20 May 2020

the twsbi eco rose gold in an extra fiiiiiine nib

Those of you who know me will know that I like a pretty fountain pen (or two....hundred... kidding, kinda). So when TWSBI announced that this year would be a rose gold year, I knew I wanted in on the action. The first rose gold offering is this Eco. The previous rose gold fountain pen TWSBI made had anything but raving reviews - the plating was allegedly of a poor quality and some buyers were left disappointed. However, they have assured customers that they have worked on this and the rose gold releases from this year will hopefully not be plagued with the same problems.

Anyway, here is the pen! I already have an Eco and know of its many benefits: the huuuuuuuge ink capacity, the demonstrator design so that you can see exactly how much ink is left, how lightweight it is in hand and its simplistic design.


One difference about the other Ecos and this one is the packaging. It came with this lovely cardboard sleeve which has the TWSBI logo in a rose gold hue. To me, this sleeve just looks that bit more elegant. The frosted plastic box is the same as always.


The rose gold accents complement the white elements beautifully.... If you like rose gold that is (I know it's not everyone's cup of tea!). The first ink I chose for mine? J. Herbin's Rouille d'Ancre. I love this ink but haven't had much opportunity to use it as work calls for a darker ink.


This is a beauty of a pen and it'll be a regular in my 'constantly inked' arsenal of pens. It currently has Robert Oster's Tranquility in it (an aptly named ink for the current times) but once that runs dry, who knows what I opt for next? All I know is, it will most definitely be inked.

30 Apr 2020

throwback thursday: medschool notes on psychiatry

Whilst doing a massive spring clean and clear-out of my flat, I found these notes I made on a psychiatry placement. These must date back to 2015! I think the pen used was a Pilot Kakuno (fine nib of course) and Diamine Prussian Blue as the ink. The ink seems to have faded a bit (despite not being in direct sunlight) and has turned into dark grey which is quite easy on the eye! The darker blue in the latter is Diamine Denim or Blue-Black - I can't quite remember!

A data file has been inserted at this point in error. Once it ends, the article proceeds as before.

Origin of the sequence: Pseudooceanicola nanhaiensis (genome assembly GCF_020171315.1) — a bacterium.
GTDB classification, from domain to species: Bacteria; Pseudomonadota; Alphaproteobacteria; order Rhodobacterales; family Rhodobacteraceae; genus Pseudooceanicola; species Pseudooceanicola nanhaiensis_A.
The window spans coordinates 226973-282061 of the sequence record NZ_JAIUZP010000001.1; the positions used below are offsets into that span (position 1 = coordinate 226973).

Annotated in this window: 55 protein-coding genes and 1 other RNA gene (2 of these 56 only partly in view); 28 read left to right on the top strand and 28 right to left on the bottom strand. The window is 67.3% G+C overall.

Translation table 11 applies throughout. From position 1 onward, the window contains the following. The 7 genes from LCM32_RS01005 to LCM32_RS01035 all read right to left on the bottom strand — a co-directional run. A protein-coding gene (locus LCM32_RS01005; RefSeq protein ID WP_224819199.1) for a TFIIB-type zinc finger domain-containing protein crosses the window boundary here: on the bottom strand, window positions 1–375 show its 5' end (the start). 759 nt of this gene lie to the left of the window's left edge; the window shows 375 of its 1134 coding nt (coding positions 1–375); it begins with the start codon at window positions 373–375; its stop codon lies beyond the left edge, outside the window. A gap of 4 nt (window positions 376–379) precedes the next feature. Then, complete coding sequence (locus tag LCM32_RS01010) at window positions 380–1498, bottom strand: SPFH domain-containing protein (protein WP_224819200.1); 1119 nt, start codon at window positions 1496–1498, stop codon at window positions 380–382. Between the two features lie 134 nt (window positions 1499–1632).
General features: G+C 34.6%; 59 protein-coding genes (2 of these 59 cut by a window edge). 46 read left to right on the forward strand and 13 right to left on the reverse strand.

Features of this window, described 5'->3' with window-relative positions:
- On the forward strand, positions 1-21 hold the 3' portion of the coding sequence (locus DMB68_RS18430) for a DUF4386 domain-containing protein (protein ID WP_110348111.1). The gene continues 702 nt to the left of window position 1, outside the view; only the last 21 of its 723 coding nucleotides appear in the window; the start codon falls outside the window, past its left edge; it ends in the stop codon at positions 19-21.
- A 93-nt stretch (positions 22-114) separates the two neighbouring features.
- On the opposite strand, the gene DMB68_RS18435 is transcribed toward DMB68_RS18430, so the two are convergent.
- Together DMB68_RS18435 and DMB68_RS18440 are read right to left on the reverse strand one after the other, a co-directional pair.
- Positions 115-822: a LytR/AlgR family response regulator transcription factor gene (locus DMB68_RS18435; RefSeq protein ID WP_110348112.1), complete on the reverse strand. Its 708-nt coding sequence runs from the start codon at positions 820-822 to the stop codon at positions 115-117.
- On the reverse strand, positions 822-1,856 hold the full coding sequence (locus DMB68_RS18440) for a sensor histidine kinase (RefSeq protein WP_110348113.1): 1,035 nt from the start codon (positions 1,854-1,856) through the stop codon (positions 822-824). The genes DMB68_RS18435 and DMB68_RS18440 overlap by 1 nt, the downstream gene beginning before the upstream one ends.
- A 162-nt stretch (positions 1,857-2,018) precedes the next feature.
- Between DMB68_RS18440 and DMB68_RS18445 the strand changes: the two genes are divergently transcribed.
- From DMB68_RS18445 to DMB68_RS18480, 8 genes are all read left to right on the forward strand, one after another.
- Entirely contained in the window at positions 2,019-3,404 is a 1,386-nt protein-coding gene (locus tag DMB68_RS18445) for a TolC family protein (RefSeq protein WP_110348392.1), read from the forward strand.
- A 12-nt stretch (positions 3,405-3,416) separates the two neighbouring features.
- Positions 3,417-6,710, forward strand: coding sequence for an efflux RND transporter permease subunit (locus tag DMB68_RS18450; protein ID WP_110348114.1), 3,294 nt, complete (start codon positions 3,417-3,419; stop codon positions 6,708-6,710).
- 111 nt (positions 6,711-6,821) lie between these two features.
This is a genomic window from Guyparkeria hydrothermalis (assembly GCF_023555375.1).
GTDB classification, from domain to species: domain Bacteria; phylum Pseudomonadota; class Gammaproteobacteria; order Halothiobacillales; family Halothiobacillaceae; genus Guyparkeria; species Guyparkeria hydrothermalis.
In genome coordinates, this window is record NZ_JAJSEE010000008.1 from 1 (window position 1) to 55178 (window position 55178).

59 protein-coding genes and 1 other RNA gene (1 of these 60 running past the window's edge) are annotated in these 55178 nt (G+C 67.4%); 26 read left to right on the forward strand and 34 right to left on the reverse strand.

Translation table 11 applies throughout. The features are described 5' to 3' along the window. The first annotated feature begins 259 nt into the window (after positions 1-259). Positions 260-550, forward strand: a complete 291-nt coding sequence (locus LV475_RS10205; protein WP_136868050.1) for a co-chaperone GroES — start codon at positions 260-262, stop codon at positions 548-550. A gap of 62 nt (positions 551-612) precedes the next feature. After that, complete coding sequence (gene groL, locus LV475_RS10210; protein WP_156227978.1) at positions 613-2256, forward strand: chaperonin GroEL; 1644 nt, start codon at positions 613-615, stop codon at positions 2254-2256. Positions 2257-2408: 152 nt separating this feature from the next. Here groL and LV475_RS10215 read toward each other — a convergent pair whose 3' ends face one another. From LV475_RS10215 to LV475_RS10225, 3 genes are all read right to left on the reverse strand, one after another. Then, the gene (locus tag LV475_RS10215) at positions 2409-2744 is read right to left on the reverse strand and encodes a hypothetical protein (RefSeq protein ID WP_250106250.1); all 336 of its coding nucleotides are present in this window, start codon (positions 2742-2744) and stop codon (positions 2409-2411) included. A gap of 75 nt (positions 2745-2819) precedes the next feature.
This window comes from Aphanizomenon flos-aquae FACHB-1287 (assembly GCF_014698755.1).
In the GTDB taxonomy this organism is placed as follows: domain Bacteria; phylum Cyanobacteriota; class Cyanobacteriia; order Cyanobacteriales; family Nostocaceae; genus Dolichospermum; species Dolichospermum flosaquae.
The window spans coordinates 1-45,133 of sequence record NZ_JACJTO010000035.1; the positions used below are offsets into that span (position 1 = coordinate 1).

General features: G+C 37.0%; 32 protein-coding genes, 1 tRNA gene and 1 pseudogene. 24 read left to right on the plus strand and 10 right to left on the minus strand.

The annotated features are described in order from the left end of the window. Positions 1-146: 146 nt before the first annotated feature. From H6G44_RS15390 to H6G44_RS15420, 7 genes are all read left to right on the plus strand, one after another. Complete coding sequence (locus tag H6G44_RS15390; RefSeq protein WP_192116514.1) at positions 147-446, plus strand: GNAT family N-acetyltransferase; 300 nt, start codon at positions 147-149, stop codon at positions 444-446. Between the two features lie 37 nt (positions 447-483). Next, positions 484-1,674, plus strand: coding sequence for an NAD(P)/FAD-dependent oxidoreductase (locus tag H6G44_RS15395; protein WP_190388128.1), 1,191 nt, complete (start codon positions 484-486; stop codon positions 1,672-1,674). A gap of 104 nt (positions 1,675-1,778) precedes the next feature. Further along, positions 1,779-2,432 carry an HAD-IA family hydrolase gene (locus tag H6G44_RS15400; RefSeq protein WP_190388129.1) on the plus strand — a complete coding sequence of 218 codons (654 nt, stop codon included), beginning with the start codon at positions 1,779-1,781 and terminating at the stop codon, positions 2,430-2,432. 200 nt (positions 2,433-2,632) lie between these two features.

For those of you still holding onto your university notes, what do you do with them? There is probably little to no need for me to keep them but they do look too nice to just throw into the recycling bin!

8 Apr 2020

(can we have some) robert oster tranquility fountain pen ink

Having neglected this blog for a while (I like to think of it more as a hiatus!), there felt like no time but the present to present this ink called Tranquility by Robert Oster. I've had a sample of this for a while and what better time to crack it out then 1) during annual leave and 2) during times of chaos. 

A few weeks' ago, I was surrounded by the C-word. Work, family, friends, on Twitter - everyone was talking about it and it was everywhere. As a result, I decided to try and switch off as much as possible. We get one daily email from work about it - so that is the only thing I actively seek out to keep up to date. My mind was fast burning out and by almost burying my head in the sand, it actually helped my mental health. 

For those of you who know me well, a few of the ways I use to switch off is through fountain pens, paper (through journaling and books) and sport. And today's post is about a fountain pen ink!